In part one of the interview with CBS News luminary Bob Schieffer, the focus was his recent role as content cop (moderator) of the final McCain/Obama debate. In our discussion he proved to be the quintessential journalist – opinionated when appropriate, but objective, like his gathering and reporting of the news.
Now with just a few more days left for voters to debate “fo they ownself” … let’s take another look at the newsman’s book, Bob Schieffer’s America.
Schieffer has been “Johnny on the spot” at some of the true landmark events of the modern era. He has covered several presidents. Because of the debate frenzy in American politics this season, I asked Schieffer to look back on a president of the past. One who took a licking in his first bid for the Oval Office, suffering a defeat to John F. Kennedy – often attributed to pure aesthetics for the TV camera’s eye. Nixon.
President Nixon will forever be linked to crooked politics, despite (or perhaps because of) his most famous sound bite, “I am not a crook.” The names of scandals will end in “gate” from now on thanks to Watergate. But beyond that dark history, Nixon also ushered in one of the most significant cultural and business developments in this millennium.
“China is there! You have this enormous number of people and the notion that we were somehow going to pretend that they weren’t there, and that would not have any impact on our business around the world … or our fortunes around the world, was just absurd,” Schieffer said. “Nixon was very much ahead of public opinion at that time and very much ahead of his own party, in recognizing that we had to recognize China and deal with China.”
Reagan tore down a wall. Nixon scaled one, sending Coca-Cola to China 40 years ago, which of course led to us importing products ranging from toys with tainted paint, to seven-and-a-half-foot basketball players.
“That didn’t mean that they were going to be our best friends, but they had to be dealt with. … I think he deserves a lot of credit for that. I think he also deserves a lot of credit for the arms control work he did and the agreements he reached with the Soviet Union,” Schieffer said. “I mean after all we were living on earth at a time – for the first time – when man had a chance to actually destroy the planet he lived on, and he recognized that and put arms control on the front burner and he got a lot done.”
But, the jury on Nixon is in and his history recorded. But China will be a recurring theme for the next administration, Schieffer added, with ongoing trade issues, foreign policy, copyrights, intellectual property and security.
In addition to his career in media, which has jockeyed him from New York to Washington, D.C. and all over the world, Schieffer has deep roots in Texas. Surprisingly, most commentary prior to the debate ignored the fact that Tom Schieffer (his brother) had business dealings with President George W. Bush in the past. That few seemed to care speaks volumes for Bob Schieffer’s reputation and credibility.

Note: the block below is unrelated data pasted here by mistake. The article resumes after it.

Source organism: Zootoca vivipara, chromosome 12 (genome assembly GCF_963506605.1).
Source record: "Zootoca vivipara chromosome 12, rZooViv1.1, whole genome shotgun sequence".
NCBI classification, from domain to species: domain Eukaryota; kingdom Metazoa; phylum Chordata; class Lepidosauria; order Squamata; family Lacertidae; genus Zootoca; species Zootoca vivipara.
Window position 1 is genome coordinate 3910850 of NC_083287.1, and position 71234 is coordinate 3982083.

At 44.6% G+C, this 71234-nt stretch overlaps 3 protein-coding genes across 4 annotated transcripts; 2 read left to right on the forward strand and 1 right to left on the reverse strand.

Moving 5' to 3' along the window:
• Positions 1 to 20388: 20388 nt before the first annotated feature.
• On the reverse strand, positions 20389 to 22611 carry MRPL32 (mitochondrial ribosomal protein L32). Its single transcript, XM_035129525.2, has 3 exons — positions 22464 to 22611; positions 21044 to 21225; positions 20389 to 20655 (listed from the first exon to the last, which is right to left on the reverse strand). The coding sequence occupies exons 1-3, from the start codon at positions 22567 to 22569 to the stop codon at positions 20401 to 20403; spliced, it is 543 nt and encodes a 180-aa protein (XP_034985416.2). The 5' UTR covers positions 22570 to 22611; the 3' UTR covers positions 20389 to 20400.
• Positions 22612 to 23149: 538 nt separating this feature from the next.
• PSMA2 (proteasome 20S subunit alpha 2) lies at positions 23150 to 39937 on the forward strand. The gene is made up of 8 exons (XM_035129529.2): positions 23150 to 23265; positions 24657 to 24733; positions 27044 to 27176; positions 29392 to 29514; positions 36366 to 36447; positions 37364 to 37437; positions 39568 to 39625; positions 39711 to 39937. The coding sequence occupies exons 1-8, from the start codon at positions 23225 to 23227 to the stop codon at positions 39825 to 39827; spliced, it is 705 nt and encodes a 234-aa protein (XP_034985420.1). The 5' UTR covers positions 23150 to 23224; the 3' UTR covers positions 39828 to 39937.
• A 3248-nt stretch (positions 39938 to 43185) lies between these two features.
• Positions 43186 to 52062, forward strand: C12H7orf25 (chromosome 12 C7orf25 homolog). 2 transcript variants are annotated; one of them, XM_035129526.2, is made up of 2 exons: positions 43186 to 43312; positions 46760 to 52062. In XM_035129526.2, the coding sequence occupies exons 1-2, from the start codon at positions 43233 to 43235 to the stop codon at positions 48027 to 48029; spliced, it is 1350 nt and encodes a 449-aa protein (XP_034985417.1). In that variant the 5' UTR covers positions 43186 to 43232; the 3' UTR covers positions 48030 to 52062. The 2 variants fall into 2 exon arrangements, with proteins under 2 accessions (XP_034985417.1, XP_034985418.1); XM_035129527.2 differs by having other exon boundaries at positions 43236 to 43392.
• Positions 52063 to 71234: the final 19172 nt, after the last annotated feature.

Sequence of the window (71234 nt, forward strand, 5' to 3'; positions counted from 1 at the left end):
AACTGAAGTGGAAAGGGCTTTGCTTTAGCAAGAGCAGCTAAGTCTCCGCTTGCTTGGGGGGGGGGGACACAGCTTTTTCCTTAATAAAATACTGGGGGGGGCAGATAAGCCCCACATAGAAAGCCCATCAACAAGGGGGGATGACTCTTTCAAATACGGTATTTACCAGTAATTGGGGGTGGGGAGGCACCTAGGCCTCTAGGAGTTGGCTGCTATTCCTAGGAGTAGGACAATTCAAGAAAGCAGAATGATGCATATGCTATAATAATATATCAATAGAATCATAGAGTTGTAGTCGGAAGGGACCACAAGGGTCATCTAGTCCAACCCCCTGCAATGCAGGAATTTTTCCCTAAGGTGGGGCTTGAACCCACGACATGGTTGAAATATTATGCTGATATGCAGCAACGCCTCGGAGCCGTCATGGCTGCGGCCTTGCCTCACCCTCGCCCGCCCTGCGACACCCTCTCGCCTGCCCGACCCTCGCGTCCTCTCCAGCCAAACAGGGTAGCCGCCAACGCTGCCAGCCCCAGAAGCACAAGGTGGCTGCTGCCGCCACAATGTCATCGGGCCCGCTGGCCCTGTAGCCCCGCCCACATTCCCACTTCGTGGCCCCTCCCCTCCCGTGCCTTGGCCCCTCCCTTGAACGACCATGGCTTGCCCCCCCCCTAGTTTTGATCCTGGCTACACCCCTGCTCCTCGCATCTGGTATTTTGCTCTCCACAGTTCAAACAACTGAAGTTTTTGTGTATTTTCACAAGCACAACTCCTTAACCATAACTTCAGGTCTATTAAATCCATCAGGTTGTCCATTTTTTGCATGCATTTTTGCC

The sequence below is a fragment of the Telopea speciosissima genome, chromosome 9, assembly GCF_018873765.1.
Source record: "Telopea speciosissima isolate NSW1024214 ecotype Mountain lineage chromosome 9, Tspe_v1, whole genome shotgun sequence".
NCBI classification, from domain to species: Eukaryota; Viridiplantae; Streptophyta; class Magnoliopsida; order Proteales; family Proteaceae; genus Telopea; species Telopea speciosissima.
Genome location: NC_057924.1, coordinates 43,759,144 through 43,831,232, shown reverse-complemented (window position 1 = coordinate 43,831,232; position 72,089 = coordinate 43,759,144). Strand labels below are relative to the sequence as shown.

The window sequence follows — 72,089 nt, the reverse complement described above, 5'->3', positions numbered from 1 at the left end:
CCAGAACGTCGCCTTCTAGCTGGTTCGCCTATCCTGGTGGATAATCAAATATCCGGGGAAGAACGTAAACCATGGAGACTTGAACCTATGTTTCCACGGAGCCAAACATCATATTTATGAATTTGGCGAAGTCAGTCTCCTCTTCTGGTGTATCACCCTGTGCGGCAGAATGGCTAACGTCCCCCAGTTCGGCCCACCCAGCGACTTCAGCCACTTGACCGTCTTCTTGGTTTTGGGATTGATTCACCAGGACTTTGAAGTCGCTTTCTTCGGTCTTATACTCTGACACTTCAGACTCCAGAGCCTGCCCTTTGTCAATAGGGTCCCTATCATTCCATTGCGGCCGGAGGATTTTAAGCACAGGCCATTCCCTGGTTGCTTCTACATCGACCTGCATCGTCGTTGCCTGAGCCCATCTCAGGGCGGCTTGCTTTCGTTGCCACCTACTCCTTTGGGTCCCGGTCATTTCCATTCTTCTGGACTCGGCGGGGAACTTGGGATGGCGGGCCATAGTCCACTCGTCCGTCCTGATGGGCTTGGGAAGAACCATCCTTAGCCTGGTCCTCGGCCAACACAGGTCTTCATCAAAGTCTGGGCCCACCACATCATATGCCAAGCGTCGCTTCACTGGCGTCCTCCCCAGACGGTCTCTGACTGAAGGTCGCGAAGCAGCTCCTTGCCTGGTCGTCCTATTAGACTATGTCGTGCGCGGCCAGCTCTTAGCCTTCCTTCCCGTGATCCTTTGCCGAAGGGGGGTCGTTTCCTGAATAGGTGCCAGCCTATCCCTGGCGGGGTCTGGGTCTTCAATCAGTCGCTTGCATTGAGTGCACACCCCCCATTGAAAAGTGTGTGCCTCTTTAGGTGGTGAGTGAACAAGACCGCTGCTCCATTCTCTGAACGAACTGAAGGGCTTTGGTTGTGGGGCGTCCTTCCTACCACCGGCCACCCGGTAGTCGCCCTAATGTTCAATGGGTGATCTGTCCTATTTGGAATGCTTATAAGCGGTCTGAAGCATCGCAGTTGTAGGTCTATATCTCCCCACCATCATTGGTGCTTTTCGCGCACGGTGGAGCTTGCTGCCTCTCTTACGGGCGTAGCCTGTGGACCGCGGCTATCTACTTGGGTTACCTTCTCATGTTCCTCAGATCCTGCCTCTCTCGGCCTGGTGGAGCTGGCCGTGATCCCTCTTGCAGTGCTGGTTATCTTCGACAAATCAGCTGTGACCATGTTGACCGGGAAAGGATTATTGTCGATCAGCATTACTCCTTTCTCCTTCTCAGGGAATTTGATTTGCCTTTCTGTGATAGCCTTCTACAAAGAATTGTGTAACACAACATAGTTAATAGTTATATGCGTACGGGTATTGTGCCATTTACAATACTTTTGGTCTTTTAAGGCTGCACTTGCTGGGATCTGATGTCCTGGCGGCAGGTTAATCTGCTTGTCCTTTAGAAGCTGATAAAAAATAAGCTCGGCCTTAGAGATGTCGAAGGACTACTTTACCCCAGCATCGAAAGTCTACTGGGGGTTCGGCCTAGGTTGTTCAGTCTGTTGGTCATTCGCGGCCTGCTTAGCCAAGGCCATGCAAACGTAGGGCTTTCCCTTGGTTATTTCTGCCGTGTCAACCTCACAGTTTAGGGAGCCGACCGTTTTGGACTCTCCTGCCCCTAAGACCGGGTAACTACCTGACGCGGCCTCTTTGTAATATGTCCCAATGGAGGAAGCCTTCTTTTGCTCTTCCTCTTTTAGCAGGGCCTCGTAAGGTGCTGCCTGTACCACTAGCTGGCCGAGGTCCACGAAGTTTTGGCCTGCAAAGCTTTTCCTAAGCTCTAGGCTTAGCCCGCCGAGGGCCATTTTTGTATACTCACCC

So, let’s talk “W.”
In his book, Schieffer wrote of his initial support for the U.S. intervention in Iraq.
“Here’s the thing. When we thought Saddam Hussein had weapons of mass destruction, I thought we had no choice to disarm him,” Schieffer said. “And this was someone who had killed the husbands of his own daughters. He killed two of his daughters’ husbands … someone who had gassed his own people.
“This was a dangerous person, and it seemed to me if a person like that had a nuclear weapon it was only a matter of time until he used it. So I think, believing what we believed, that the President had no choice but to go in and disarm him. We now know that that was a false premise … that in fact it wasn’t true.”
Yes, years before George W. Bush took office, Saddam Hussein gassed his own people. So I suppose it depends on the definition of weapons of mass destruction. Or maybe we just called it a “hate crime,” since he targeted Kurd villages exclusively.
“My feelings is that it might have been cheaper and wiser in the long run to just keep him (Saddam Hussein) contained. But you know all of that’s ancient history,” Schieffer said. “We did it, and now we’re dealing with the consequences of that. ‘Is the world better off without him?’ I don’t think there’s any question about that.”
In the current election, one candidate is trying to distance himself from Bush and one is “trying to run against Bush.” How much can one presidency bear? In the book, Schieffer wrote that nothing could have prepared the president for 9-11. “So, welcome to the Oval Office.”
Schieffer said, “Certainly no president has had to deal with something like 9-11, but Franklin Roosevelt had to deal with Pearl Harbor … Eisenhower and Truman both had to deal with Korea. It’s not the first time that something bad has happened to this country. But, 9-11 was certainly the first time since the War of 1812 that there had been foreign soldiers on American soil. … Not foreign soldiers, but I mean foreign agents – terrorists – that did not wish us well.
“This was an attack on our homeland. Nobody had done anything like that, literally since the War of 1812. So this was something very new for this president to deal with,” he said.
Couple 9-11 with Katrina, a natural disaster that Schieffer compared to the San Francisco Earthquake and the Chicago Fire back in the 1800s, and the most recently add in Hurricane Ike who continues to tally damages and body count.
And then – for this interview, just as it is with the Bush presidency — time ran out. So, I didn’t get to ask Mr. Schieffer about surviving cancer … about interviewing the mother of the man who killed a U.S. president … about having a journalism school named after him … nor the URL for his favorite blog or anything about this mess called ACORN. And of course I still wonder if Bob Schieffer fires up the laptop at Starbucks.